Companies continue to allocate significant amounts of capital to share repurchases and dividends. This trend has largely been in place since 2009’s third quarter. More recently, companies have significantly ramped up merger and acquisition activity as well.
Source: Standard & Poor’s Corporation and Yardeni Research, Inc.
Share buybacks, is a topic we have discussed several times in the past (Thoughts of Share Repurchase Activity, Dividends vs. Stock Repurchase, Financial Engineering and Share Repurchases, Greed in the Executive Suite, and Share Repurchase Activity Remains Elevated). We believe share buybacks can represent an appropriate allocation of capital when management thinks the shares are undervalued. However, in our experience, most companies do not make share repurchase a value-based decision. Instead they allocate more money to buybacks because they have excess cash or are trying to “goose” per share earnings. According to S&P, 2015’s first quarter was the fifth consecutive quarter in which shares outstanding for S&P 500 companies declined. More than a fifth of such entities ended the first quarter with a year-over-year decline in their share count of at least 4%; nearly 300 companies reduced their share count to some extent during the quarter.
The profligate use of stock options as part of executive compensation is likely one of the drivers of this behavior as it makes the performance of a company’s stock a key incentive for managers. As a result, management may favor actions that increase the value of their stock options. It can take time for investments that allow a company to grow organically through such means as capital expenditures or research and development to bear fruit. Plus, there is no guarantee that such investments will be successful. Buying back stock or paying increased dividends is more likely to benefit a company’s stock price, and the impact is likely to be realized more quickly. As a result, companies opt to buy back stock or increase dividend payouts and allocate less capital to new ventures or to enhancing their existing business. Both investing less in the business and lowering the number of shares outstanding have a positive impact on earnings and a company’s share price.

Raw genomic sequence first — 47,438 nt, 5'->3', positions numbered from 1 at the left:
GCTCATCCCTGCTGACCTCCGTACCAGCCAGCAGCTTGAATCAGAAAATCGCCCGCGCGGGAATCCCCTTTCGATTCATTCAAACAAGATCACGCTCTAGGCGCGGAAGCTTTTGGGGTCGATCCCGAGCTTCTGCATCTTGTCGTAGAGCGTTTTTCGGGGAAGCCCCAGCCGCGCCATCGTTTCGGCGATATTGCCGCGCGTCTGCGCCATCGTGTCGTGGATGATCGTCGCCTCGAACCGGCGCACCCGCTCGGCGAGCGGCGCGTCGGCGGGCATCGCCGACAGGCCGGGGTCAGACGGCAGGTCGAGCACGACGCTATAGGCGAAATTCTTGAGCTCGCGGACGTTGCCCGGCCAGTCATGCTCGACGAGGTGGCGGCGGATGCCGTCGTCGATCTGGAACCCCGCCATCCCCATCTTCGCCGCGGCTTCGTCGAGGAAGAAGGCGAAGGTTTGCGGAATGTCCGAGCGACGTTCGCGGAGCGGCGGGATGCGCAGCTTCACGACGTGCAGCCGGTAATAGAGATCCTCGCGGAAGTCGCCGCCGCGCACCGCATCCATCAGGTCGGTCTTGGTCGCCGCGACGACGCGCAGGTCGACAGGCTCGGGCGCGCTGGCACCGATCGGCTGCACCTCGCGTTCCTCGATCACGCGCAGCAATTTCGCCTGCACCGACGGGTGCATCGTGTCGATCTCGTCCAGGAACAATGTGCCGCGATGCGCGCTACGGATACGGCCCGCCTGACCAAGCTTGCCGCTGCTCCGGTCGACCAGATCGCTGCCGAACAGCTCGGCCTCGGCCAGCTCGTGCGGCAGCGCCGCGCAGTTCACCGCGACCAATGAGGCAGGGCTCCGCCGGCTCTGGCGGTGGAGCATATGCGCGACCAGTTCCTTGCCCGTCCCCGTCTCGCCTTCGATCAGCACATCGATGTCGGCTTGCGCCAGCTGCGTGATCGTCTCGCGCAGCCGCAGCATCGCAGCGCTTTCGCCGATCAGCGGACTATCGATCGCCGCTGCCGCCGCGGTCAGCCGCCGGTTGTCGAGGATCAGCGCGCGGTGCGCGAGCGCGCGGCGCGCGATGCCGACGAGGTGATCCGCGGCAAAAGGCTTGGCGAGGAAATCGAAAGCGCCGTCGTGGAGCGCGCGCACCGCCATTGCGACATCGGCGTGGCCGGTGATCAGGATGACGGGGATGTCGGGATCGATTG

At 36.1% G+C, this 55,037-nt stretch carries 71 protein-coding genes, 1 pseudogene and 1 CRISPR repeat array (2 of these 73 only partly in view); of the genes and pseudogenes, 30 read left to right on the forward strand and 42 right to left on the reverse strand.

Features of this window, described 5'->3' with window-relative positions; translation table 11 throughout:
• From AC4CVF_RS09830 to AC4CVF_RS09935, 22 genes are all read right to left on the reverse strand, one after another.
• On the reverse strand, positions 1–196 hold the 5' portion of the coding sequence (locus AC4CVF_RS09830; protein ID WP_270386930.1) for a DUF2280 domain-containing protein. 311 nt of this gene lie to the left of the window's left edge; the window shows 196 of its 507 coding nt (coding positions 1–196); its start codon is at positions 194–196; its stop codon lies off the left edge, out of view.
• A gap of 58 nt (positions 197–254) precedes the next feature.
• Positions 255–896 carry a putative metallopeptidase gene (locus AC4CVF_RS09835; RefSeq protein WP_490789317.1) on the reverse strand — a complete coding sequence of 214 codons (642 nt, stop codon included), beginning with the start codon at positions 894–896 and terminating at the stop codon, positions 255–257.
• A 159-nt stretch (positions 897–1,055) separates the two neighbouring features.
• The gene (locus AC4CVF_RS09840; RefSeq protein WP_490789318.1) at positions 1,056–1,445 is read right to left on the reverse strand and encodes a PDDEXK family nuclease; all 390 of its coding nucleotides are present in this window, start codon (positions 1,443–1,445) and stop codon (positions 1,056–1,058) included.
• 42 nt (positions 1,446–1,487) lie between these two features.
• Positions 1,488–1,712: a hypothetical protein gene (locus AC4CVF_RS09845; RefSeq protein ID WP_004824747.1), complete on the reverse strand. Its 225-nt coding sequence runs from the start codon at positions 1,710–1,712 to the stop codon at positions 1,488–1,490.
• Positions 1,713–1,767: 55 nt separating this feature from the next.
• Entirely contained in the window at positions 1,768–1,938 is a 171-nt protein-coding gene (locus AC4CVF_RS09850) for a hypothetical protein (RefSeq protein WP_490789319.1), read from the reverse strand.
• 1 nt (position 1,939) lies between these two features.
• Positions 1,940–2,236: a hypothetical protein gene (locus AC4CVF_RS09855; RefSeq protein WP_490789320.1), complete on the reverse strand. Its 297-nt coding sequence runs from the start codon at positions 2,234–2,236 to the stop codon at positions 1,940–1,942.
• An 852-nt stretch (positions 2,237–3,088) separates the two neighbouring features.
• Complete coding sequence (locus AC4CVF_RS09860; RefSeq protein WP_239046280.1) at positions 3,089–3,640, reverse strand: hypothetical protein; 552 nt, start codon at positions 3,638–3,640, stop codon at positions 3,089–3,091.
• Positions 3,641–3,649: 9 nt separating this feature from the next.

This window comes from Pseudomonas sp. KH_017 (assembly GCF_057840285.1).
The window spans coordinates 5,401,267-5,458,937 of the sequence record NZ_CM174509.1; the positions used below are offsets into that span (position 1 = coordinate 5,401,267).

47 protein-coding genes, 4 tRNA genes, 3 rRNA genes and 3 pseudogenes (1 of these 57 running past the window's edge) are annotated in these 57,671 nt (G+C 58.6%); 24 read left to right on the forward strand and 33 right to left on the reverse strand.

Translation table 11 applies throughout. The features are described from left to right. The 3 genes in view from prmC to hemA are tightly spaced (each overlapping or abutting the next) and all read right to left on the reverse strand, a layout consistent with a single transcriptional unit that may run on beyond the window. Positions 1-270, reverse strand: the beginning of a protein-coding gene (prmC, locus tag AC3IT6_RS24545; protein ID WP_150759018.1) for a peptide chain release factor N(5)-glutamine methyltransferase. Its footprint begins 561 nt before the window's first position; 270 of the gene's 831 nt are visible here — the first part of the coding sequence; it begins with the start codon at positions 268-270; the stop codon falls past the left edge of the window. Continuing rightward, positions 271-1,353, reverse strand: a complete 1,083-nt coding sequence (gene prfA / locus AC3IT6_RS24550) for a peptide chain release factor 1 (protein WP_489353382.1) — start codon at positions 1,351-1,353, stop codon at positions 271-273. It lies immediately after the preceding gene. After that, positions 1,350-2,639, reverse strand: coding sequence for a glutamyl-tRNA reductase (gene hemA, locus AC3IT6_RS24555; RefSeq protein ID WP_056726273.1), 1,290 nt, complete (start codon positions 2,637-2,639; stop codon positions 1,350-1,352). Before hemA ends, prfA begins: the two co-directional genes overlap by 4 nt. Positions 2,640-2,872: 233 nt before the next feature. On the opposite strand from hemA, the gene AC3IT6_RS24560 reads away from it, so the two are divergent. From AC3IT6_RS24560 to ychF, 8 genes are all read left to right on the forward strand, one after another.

In 2015, companies have increased the pace of merger and acquisition (M&A) activity to levels last seen in 2007, announcing roughly $2.15 trillion in M&A deals or offers globally. According to The Wall Street Journal, bankers and lawyers say the surge in activity is being driven by “…executives’ fear of being left behind by rivals who strike deals to make them bigger and more efficient. In many cases, companies are concerned that if they don’t gain heft through acquisitions, they will become takeover prey themselves.”
There are some distinct differences between M&A activity today and what was seen in 2007. In 2007, leveraged buyouts were in vogue. In a leveraged buyout, private-equity firms are the acquirers. Today, private-equity firms are often squeezed out by corporate buyers. Corporate buyers can often pay more because they can later cut duplicate costs.
The market is also reacting differently to deal announcements. According to Dealogic, in 2013, the stock prices of U.S. acquiring companies rose by an average of 4% from the day before a deal was announced to the day after announcement. In 2014, share prices rose 3%; so far this year, they are up nearly 4%. Between 2008 and 2011, the average acquiring company’s stock price fell.
At BWFA, we attempt to buy stocks of companies with a solid long-term outlook. We have little interest in buying shares solely because a company might be acquired or might make an acquisition. It is possible a company held in client portfolios could be acquired, but that would not be the reason we added the shares. We pay particular attention to how management allocates capital. If we feel a company overpaid for the shares of a rival, it could lead us to exit a position.